OMNIlife Science Improves Knee Surgery Accuracy

The East Taunton company's robotics technology is giving surgeons tools for better surgeries.


The OMNInav system. Photo provided

If you had just undergone a major surgery like a knee replacement, the last thing you’d want to hear is that your doctor just eyeballed it – but the fact is, that’s exactly how most knee replacements have traditionally worked. Until now.

The OMNInav Surgical Navigation System, created by East Taunton-based OMNIlife science, is seeking to improve the accuracy of total knee replacements by offering doctors robotics-guided precision and accuracy. “If you can imagine drawing a line from the center of your ankle to the center of your hip, that line should go right to the middle of your knee,” explains OMNI CEO George Cipolletti. “The goal of a knee replacement is to take patients who typically wouldn’t be straight and straighten them out. In traditional surgery, a surgeon will get within three degrees of that straight line about 70 percent of the time. With the robot, we’re inside one degree 98 percent of the time.”

To attain that level of accuracy, the system’s software first assesses the patient. Then, based on an algorithm, it gives the doctor suggestions about the optimal size and location of the replacement device. Its specially-engineered robotic component guides the surgeon to ensure that the incisions are made in exactly the right place. “It makes it more reproducible,” Cipolletti says. “We can probably tell three or four degrees off straight [with the naked eye], but you can’t really see one degree very well. The computer, of course, can see it with a very high degree of accuracy.”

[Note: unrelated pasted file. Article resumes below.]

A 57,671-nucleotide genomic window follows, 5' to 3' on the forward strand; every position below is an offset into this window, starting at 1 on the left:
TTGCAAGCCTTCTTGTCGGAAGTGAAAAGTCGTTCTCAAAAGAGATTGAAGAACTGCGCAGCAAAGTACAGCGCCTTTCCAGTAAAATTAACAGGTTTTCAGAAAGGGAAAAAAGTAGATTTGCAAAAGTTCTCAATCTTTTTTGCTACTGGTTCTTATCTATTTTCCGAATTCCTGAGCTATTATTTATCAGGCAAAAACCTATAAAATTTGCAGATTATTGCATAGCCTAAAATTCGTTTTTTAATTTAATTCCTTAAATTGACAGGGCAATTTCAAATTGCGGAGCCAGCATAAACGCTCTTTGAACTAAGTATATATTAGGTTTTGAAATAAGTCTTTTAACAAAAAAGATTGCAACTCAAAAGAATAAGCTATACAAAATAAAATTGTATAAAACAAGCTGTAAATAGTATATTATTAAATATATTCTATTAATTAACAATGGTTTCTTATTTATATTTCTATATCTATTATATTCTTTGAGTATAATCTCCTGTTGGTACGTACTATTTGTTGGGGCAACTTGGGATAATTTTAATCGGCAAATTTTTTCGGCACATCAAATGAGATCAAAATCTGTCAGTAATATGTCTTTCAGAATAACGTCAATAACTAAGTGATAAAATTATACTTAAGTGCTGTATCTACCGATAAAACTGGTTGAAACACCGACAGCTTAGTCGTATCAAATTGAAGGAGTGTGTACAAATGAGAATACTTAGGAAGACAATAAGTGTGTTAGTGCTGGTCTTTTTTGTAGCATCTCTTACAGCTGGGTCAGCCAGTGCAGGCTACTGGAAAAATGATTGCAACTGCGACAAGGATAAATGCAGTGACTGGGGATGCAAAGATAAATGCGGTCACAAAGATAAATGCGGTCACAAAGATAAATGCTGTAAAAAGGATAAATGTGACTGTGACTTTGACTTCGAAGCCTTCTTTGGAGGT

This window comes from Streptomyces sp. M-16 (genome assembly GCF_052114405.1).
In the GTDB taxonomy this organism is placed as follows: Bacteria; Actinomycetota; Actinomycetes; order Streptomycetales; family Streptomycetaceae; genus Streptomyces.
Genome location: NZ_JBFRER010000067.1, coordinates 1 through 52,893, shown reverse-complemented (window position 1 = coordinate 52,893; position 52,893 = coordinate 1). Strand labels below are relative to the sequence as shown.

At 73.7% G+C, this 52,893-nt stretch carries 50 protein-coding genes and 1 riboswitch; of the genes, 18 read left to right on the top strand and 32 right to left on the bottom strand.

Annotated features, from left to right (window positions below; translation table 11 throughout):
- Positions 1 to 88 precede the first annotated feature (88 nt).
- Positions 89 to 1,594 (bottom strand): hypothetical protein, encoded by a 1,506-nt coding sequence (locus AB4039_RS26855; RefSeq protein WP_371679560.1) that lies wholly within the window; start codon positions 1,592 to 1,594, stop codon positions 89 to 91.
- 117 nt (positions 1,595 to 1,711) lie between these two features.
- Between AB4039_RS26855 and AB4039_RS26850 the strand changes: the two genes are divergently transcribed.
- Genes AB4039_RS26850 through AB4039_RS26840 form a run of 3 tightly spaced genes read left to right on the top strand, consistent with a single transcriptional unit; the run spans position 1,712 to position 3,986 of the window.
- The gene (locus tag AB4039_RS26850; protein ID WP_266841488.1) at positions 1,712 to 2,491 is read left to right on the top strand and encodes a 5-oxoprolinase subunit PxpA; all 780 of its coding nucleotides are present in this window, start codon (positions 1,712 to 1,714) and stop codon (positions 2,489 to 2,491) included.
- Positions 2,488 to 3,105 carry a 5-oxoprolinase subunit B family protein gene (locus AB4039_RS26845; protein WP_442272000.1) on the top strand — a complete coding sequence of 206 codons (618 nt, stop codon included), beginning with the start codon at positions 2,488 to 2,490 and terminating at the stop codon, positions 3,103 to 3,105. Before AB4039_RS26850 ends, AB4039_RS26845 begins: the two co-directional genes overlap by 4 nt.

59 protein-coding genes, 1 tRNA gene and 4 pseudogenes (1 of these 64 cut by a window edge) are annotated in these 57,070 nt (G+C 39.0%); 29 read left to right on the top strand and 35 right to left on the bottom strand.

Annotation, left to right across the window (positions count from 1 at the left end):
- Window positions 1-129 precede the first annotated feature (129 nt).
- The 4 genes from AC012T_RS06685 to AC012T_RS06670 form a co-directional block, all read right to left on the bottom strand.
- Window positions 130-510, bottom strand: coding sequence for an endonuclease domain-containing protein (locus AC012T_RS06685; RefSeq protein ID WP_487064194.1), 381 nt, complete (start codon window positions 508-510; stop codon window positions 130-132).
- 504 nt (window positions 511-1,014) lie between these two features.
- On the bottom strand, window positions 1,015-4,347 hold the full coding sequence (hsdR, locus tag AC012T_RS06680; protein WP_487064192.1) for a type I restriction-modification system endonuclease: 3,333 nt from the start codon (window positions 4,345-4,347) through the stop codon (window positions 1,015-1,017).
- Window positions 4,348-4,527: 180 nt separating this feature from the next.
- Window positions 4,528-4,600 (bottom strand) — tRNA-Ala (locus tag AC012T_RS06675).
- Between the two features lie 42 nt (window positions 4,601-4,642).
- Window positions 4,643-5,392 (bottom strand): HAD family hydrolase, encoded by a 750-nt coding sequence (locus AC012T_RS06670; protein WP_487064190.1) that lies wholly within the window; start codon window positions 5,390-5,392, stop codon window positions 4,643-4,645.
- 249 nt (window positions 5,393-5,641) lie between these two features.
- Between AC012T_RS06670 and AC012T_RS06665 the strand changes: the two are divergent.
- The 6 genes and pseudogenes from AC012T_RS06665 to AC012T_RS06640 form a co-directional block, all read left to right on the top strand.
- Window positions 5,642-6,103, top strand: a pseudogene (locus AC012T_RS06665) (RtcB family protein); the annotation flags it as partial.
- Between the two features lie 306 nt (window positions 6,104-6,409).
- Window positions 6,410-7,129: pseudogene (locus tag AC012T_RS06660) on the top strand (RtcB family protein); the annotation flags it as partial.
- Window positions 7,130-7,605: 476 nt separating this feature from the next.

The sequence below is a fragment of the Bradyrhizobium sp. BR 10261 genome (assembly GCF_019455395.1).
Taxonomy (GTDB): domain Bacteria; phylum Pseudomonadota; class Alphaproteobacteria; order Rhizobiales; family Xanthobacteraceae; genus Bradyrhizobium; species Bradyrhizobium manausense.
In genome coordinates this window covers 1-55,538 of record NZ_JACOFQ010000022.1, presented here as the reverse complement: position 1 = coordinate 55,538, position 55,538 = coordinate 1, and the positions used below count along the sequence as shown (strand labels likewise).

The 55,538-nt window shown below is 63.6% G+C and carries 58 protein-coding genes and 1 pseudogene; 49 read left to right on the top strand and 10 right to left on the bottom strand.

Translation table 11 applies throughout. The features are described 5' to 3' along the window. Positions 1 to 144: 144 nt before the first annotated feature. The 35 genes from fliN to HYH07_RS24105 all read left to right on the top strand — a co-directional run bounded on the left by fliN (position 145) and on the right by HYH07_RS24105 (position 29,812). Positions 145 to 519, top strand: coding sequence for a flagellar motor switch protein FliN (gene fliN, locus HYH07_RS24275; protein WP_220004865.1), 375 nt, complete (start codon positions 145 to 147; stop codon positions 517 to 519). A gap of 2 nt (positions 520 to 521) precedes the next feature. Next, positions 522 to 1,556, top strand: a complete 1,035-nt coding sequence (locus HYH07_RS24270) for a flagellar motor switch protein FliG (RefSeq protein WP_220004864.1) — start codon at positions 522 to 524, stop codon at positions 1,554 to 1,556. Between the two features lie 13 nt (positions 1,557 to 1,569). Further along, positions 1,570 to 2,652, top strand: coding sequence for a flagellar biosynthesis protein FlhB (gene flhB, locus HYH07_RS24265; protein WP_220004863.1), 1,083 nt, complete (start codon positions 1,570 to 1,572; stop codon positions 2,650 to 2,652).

The only system of its kind, OMNInav is currently in use in 19 hospitals nationwide, including Quincy Medical Center, and Cipolletti says he expects that number to more than double by the end of next year. Cipolletti says the company also expects to release its total hip replacement system next year, and could potentially expand into partial knee replacements as well.

In addition to accuracy, Cipolletti says the system offers benefits like faster recovery time — some surgeons are now even doing same-day replacement surgeries using the technology — and preventing side effects like disorientation, which often happens in traditional procedures when alignment rods inserted into the thigh bone create pressure and release fat globules into the bloodstream.

The system’s accuracy also caters to the increasing number of younger patients seeking knee replacements. “Maybe 15 years ago if you asked me, ‘Should I wait to have my knee replaced?,’ I might say, ‘Yeah, wait until you really can’t take it,'” Cipolletti says. “Now, it’s different. For a 50-year-old, it’s probably a 90, 95 percent chance the device will outlive them.”

Not only will the device likely outlive its host, Cipolletti says the quality is such that patients can resume their pre-replacement lifestyle. “These patients, they don’t just want pain relief — they want lifestyle restoration,” he says. “Don’t be foolish and go out mogul skiing, but if you love biking, if you love golf, if you love doubles tennis, if you just want to go to the gym and work out on the elliptical, those things are all good.”